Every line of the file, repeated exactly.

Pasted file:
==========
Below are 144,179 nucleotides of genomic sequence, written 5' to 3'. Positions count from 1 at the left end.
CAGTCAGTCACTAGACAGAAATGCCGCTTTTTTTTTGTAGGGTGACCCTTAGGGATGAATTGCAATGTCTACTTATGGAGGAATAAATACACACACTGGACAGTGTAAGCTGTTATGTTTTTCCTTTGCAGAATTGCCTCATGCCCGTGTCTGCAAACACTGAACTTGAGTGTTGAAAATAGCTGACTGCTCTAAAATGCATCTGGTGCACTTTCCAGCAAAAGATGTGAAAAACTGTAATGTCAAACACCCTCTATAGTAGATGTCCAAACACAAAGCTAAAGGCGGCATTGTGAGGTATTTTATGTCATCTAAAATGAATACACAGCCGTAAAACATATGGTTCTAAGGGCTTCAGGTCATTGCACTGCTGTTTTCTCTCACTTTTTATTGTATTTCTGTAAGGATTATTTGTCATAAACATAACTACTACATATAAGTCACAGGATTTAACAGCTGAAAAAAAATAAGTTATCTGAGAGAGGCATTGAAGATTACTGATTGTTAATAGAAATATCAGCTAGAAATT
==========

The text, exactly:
Below are 144,179 nucleotides of genomic sequence, written 5' to 3'. Positions count from 1 at the left end.
CAGTCAGTCACTAGACAGAAATGCCGCTTTTTTTTTGTAGGGTGACCCTTAGGGATGAATTGCAATGTCTACTTATGGAGGAATAAATACACACACTGGACAGTGTAAGCTGTTATGTTTTTCCTTTGCAGAATTGCCTCATGCCCGTGTCTGCAAACACTGAACTTGAGTGTTGAAAATAGCTGACTGCTCTAAAATGCATCTGGTGCACTTTCCAGCAAAAGATGTGAAAAACTGTAATGTCAAACACCCTCTATAGTAGATGTCCAAACACAAAGCTAAAGGCGGCATTGTGAGGTATTTTATGTCATCTAAAATGAATACACAGCCGTAAAACATATGGTTCTAAGGGCTTCAGGTCATTGCACTGCTGTTTTCTCTCACTTTTTATTGTATTTCTGTAAGGATTATTTGTCATAAACATAACTACTACATATAAGTCACAGGATTTAACAGCTGAAAAAAAATAAGTTATCTGAGAGAGGCATTGAAGATTACTGATTGTTAATAGAAATATCAGCTAGAAATT